Facing a $540,000 budget gap, the Ticonderoga Central School board of education has identified three possible options to keep the 2013-14 spending plan within the state tax cap. All the options include cutting school sports programs and non-mandated classes such as art and music. Each also calls for personnel cuts.
Facing a $540,000 budget gap, the Ticonderoga Central School board of education has identified three possible options to keep the 2013-14 spending plan within the state tax cap.
All the options include cutting school sports programs and non-mandated classes such as art and music. Each also calls for personnel cuts.
The option the board ultimately adopts and presents to voters next month will be determined after taxpayers express their opinions during public hearings Tuesday, April 16, at 7 p.m. at the Hague Community Center and Thursday, April 25, at 7 p.m. at the Ticonderoga High School cafeteria.
“We want to hear what taxpayers think,” John McDonald, school superintendent, said. “Each option gets us to the tax cap. It’s a question of what option people prefer.”
The proposed 2013-14 budget to be presented to voters May 21 for approval is basically set. Limits placed on the district by the state tax cap allow a total budget of $18,606,817 with a local tax levy of $10,706,316. That’s an increase of $389,000 from the present tax levy.
But while Ti is limited to a $389,000 tax increase, costs out of the district’s control have soared. Retirement costs for district employees are up $460,000 and employee health insurance is up $150,000 in 2013-14. Also expected to increase are fuel, heating, utility and other costs.
Also, after three years of concessions, Ticonderoga teachers will return to their contractual salary schedule and receive a 2.8 percent pay increase.
To reach the state tax cap, the school board has eliminated custodial summer workers, decided not to hire a new high principal, eliminated a librarian, cut consultants, phased out the high school choral director position, made insurance adjustments and decided to participate in the state’s pension reform program. Those changes save the district $322,815.
That still leaves a $540,000 budget gap that will be closed by one of three options. The options include:
—Scenario #1 eliminates all athletic programs, cuts all extracurricular activities, cuts some non-mandated academic programs and eliminates 11 full-time equivalent positions;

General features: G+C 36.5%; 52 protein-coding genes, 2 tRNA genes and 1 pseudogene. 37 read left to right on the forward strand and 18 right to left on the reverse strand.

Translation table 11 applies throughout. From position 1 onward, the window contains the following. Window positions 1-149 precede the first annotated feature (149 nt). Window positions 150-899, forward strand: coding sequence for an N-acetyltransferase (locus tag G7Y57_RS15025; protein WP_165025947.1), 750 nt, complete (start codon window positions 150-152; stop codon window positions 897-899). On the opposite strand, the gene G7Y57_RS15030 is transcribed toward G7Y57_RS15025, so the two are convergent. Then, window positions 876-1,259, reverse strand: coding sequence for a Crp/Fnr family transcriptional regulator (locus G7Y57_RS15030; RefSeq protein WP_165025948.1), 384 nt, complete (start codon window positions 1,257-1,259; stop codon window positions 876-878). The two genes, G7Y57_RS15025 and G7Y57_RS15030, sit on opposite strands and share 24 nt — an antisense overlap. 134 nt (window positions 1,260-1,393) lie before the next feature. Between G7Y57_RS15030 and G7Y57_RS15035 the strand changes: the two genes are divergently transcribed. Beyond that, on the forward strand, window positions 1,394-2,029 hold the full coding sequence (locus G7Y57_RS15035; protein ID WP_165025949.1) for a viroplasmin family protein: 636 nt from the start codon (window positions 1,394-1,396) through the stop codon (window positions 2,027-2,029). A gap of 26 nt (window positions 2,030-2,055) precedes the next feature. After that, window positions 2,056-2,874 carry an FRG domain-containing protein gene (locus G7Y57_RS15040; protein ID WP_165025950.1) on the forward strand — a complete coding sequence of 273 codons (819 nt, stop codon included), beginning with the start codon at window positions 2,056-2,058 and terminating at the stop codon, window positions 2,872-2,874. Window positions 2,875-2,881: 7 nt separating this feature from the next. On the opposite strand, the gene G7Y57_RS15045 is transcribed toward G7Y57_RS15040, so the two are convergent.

—Scenario #2 offers only “lifetime” sports cross country, track, bowling and golf, cuts most extracurricular activities, reduces non-mandated academic programs and eliminates 14 full-time equivalent positions.
—Scenario #3 retains the present varsity and modified sports programs, but cuts all junior varsity teams, cuts some extracurricular activities, reduces non-mandated academic programs and eliminates 15 full-time equivalent positions.
McDonald doesn’t believe Ticonderoga residents want Scenario #1, calling it the “least likely” proposal to have taxpayer support. Athletic and extracurricular programs are important to the community, he said, although they cost about $300,000 a year.
“I hope people will attend the public hearings and voice their feelings,” McDonald said. “We developed three scenarios so people could have a say in the budget proposal.”
After hearing from taxpayers the Ti school board will consider the three options and select one to be included in the final budget proposal. That spending plan will then go voters May 21.
Should voters reject Ticonderoga’s proposed budget May 21 the district can resubmit it for another vote. If the plan is defeated again, the district must go to a contingency budget.
“A contingency budget really scares me,” McDonald said. “It would be devastating to our school.”
State regulations require a no tax increase in a contingency budget. That would mean an addition $389,854 in budget cuts, no athletic or extracurricular programs and the elimination of 24 full-time equivalent jobs.